An Excerpt from Jim Conrad's
NATURALIST NEWSLETTER
of May 11, 2006
Issued from Polly's Bend, Garrard County, in Kentucky's Bluegrass Region, USA

NOSTALGIA, WISTFULNESS, OR WHAT?

These days as the spring bird-migrants arrive, familiar birdsongs are settling onto the landscape. As I type this an Indigo Bunting sings his heart out in the Broom-Sedge field across the hedgerow, and this strikes a chord deep within me. The song brings to mind long summers when I was a kid on the Kentucky farm. Hearing it now I almost see, almost smell and feel, the big, flat, heat-smothered fields of soybean, corn and tobacco around our house, where Indigo Buntings always sang from nearby power lines.

I've been regarding the feelings these callings elicit as nostalgia. However all the dictionary's various meanings of "nostalgia" appear to embrace a yearning to return home. In fact, the word nostalgia is based on the ancient Greek "nostos" meaning "a return home."

However, hearing the Indigo Bunting right now, though stirring up powerful feelings and associations, doesn't really make me want to return home. Therefore, it's not nostalgia this birdsong calls forth.

The thesaurus reminds me of the word "wistfulness," which at first glance seems to be my bunting feeling. However, the dictionary says that wistfulness is "Feeling or evincing yearning with little expectation of gratification" and the word is derived from "wishful."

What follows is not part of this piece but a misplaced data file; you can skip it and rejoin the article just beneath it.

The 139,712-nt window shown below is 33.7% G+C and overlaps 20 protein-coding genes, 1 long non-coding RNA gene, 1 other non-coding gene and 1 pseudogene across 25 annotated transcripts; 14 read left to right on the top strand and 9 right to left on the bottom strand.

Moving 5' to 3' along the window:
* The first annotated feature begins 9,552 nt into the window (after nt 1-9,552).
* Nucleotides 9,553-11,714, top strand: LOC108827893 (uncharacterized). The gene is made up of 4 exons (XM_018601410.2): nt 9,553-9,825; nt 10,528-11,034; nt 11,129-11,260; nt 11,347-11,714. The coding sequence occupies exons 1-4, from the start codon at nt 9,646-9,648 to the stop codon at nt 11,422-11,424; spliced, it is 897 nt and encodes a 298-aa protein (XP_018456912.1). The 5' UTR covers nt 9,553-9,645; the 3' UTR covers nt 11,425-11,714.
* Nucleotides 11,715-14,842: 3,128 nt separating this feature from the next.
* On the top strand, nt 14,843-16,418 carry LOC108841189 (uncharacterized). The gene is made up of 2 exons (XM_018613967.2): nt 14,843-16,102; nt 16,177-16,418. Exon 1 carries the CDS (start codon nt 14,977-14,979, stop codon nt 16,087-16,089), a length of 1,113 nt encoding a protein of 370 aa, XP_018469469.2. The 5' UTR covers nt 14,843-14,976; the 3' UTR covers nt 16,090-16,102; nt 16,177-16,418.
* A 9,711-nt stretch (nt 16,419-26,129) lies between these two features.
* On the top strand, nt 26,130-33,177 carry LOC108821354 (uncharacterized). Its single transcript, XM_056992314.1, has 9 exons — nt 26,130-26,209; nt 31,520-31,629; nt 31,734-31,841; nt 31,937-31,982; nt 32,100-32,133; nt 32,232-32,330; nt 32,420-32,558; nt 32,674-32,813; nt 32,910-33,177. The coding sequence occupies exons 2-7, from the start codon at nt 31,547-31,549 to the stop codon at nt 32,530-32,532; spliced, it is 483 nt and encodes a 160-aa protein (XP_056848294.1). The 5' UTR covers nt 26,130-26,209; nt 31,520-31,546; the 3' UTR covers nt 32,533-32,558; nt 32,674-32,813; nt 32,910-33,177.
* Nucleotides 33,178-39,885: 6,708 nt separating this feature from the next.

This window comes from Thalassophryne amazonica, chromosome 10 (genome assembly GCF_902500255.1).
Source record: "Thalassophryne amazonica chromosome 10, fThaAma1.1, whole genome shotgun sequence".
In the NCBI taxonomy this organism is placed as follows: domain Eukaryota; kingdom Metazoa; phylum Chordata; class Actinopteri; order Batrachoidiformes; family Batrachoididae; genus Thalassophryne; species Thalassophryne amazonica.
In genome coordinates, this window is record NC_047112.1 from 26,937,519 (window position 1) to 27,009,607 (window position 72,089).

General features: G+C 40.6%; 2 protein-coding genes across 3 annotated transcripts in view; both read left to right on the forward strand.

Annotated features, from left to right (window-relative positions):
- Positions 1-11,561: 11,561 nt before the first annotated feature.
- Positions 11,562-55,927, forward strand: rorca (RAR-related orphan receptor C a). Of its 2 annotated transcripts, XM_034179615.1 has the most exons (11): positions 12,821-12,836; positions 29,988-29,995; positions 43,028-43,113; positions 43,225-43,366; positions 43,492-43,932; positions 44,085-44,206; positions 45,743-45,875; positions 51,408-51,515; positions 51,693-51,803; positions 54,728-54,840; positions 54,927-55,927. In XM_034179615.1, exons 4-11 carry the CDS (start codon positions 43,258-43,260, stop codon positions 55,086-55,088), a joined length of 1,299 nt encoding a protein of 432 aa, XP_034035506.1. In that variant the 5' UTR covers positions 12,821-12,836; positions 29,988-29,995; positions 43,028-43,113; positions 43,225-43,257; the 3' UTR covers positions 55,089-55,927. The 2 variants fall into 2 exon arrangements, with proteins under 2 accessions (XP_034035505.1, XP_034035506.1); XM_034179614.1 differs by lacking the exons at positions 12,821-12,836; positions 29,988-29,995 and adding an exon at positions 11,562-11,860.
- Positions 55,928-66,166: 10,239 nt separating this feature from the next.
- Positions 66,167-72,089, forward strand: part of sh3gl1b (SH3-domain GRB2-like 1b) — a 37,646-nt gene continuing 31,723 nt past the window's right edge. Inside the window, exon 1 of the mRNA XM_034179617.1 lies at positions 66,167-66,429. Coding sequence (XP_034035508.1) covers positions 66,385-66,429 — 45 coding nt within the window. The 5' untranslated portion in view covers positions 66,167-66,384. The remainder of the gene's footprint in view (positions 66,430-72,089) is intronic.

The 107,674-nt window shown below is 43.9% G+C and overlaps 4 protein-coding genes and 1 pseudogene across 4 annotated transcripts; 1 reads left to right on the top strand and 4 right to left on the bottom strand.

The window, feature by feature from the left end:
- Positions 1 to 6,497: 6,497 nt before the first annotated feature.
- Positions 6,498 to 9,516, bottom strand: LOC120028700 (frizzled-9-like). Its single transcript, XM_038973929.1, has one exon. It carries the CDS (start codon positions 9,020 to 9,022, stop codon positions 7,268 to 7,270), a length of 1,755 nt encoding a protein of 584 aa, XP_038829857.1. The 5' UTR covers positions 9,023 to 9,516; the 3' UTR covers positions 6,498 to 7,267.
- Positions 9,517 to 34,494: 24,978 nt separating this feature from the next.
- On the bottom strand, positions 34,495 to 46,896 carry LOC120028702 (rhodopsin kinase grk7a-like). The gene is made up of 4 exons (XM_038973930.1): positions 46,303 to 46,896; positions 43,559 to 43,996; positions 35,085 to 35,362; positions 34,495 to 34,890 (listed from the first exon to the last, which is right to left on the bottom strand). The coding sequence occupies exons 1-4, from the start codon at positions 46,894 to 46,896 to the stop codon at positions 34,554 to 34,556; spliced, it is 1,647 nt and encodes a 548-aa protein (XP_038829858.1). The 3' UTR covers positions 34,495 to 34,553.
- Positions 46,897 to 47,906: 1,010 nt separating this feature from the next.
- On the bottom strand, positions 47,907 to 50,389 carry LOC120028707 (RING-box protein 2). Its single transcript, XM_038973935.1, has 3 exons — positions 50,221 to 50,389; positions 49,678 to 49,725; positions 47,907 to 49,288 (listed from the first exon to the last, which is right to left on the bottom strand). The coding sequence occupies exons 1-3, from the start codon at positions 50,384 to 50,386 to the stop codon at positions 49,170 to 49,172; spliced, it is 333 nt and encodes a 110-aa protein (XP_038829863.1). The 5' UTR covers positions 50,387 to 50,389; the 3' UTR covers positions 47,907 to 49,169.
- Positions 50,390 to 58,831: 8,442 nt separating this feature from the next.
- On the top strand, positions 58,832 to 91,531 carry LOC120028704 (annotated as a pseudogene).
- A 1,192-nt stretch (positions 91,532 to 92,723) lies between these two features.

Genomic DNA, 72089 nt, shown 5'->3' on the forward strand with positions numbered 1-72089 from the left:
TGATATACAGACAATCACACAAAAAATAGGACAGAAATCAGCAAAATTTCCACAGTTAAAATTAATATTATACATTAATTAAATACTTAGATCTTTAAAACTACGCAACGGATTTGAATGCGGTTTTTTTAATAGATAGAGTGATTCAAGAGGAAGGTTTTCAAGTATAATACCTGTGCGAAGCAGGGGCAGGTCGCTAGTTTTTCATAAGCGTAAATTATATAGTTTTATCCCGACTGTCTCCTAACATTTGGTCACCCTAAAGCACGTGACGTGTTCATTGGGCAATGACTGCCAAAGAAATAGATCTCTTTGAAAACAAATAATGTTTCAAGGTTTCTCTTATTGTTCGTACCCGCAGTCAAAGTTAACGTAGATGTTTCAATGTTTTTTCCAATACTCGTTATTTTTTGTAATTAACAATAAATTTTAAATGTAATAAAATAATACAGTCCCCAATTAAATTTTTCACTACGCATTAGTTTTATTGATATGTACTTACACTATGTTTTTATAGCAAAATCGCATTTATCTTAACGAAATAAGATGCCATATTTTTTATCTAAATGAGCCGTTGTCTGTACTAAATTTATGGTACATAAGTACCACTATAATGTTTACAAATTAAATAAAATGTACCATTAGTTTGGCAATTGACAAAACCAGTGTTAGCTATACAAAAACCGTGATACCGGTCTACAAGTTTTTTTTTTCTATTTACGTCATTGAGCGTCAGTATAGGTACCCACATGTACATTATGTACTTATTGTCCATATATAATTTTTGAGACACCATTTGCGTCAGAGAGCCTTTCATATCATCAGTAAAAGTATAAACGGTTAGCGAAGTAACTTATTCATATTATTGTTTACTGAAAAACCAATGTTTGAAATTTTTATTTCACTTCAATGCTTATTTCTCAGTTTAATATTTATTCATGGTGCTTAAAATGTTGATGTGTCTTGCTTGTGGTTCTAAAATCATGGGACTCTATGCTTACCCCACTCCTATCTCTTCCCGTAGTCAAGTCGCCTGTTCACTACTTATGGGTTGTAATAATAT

The problem with "wistfulness," then, is that it also implies that I'm wanting something -- "wishing" for it. But, again, the fact is that this birdsong-feeling I'm having isn't making me want anything. I'm just happy to hear it, and to associate a lot of good memories with it.

After fiddling with the thesaurus for some time I'm thinking that maybe in English we just don't have an appropriate term. "Sentimental," "romantic," "dreamy," "emotional," "longing" ... none hit the mark.

Maybe the lack of exactly the right word reflects a feature of our English language. That is, English is the tongue of a target-obsessed people. We tend to think that everything exists for a purpose. Most of us can't get our heads around the notion that maybe it's enough for some things to simply exist as themselves in their own places, no strings attached.

"We-a see-a, etc.," Newsletter reader Leona in Missouri writes me that her Indigo Bunting is calling. She describes her birds as "filling the misty mornings with song, and they don't quit, they survived and they are again with us. I am getting so old and creaky I just sit and listen, and sitting, one eventually sees the singers."

Leona and her Indigo Bunting and me with my Indigo Bunting all singing and sitting, beautifully. And maybe the neat thing is that we don't really have a name for this thing we're doing.

The Tao says that that which calls itself the Tao is not the Tao. Maybe not having a name for this bunting thing, Leona and I are onto something real. Facebook Icon